Another thing women must consider, and this is for any business, is understanding the exit they want. Most owners of businesses are eventually going to sell those businesses. If you don't have a plan for your exit, you can easily get stuck in the day to day of that business rather than working toward growing the company and eventually achieving that exit. An end goal is very important to determining which levers to pull.
Homing in on what that exit strategy is will help a person figure out what levers to pull, how much ownership they can continue to maintain and how much equity they might need to give up to get the right partners in.
Q: What advice would you provide to a woman-led company interested in securing PE?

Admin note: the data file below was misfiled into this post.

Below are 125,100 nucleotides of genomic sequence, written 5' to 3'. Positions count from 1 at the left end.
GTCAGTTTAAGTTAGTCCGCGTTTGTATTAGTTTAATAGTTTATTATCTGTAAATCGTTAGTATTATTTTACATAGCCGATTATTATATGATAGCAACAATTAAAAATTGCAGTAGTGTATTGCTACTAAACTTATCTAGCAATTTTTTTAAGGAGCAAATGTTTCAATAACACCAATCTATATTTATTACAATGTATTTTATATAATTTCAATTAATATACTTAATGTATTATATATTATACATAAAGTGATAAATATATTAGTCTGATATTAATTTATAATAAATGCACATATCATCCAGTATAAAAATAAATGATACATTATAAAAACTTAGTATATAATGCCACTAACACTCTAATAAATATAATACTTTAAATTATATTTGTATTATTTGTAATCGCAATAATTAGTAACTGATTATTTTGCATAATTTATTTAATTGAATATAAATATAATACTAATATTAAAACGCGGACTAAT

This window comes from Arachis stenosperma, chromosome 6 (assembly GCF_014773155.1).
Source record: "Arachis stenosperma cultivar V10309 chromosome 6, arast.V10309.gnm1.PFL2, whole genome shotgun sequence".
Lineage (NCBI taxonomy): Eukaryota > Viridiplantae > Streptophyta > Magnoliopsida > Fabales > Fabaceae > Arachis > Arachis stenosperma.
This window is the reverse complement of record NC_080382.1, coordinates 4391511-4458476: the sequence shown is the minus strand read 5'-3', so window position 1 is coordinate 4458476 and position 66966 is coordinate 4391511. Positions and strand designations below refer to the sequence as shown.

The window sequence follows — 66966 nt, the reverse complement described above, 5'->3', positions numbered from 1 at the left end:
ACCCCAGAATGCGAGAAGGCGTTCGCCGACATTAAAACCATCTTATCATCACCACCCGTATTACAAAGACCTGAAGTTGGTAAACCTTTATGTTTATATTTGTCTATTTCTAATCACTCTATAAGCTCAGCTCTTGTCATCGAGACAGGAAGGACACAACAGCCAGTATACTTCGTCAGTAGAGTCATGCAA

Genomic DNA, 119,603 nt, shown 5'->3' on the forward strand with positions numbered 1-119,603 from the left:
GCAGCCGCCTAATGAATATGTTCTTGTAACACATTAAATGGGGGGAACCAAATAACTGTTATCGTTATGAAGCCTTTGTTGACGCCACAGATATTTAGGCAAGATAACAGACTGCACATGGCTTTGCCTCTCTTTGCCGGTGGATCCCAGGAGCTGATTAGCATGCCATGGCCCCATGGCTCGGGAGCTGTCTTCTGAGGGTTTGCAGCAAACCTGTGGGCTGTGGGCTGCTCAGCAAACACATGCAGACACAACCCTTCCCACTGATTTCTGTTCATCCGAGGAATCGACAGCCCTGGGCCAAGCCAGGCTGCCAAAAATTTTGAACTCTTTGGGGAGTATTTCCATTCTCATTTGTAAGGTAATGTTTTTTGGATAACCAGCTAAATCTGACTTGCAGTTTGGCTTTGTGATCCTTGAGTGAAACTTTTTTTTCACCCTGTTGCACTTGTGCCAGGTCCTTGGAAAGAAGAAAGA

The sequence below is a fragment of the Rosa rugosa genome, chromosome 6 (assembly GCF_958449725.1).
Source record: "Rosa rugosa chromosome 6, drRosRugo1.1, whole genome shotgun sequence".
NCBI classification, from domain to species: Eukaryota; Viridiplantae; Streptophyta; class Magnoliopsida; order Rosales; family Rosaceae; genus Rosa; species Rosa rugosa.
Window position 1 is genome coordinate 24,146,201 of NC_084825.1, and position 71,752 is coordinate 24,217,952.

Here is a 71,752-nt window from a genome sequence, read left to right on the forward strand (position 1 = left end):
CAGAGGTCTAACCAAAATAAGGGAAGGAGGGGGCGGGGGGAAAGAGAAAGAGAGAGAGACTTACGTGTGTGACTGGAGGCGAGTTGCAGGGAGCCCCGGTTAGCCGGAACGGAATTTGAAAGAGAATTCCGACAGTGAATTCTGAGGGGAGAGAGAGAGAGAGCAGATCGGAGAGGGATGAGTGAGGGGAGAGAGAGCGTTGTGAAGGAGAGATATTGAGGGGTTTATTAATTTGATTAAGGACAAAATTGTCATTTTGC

EA: Understand that giving up equity is not the only option to getting what you need. There are credit options. There are convertible debt options. There's a way to look at equity and debt and be creative around how much ownership and control of your company you want to maintain and how much you want to give up and what your growth should be. Understanding these details will help ensure you choose the best partner.
A final thought: I work for a woman-run private credit and structured equity fund. It's been inspiring to see and be a part of the company our partners have built — the way they run their business, the way they think about investments, the way they build their team have all been inspiring. It's great to see this diversity, and I hope we see more of it in the future.
To contact Erin Andrew, email firstname.lastname@example.org.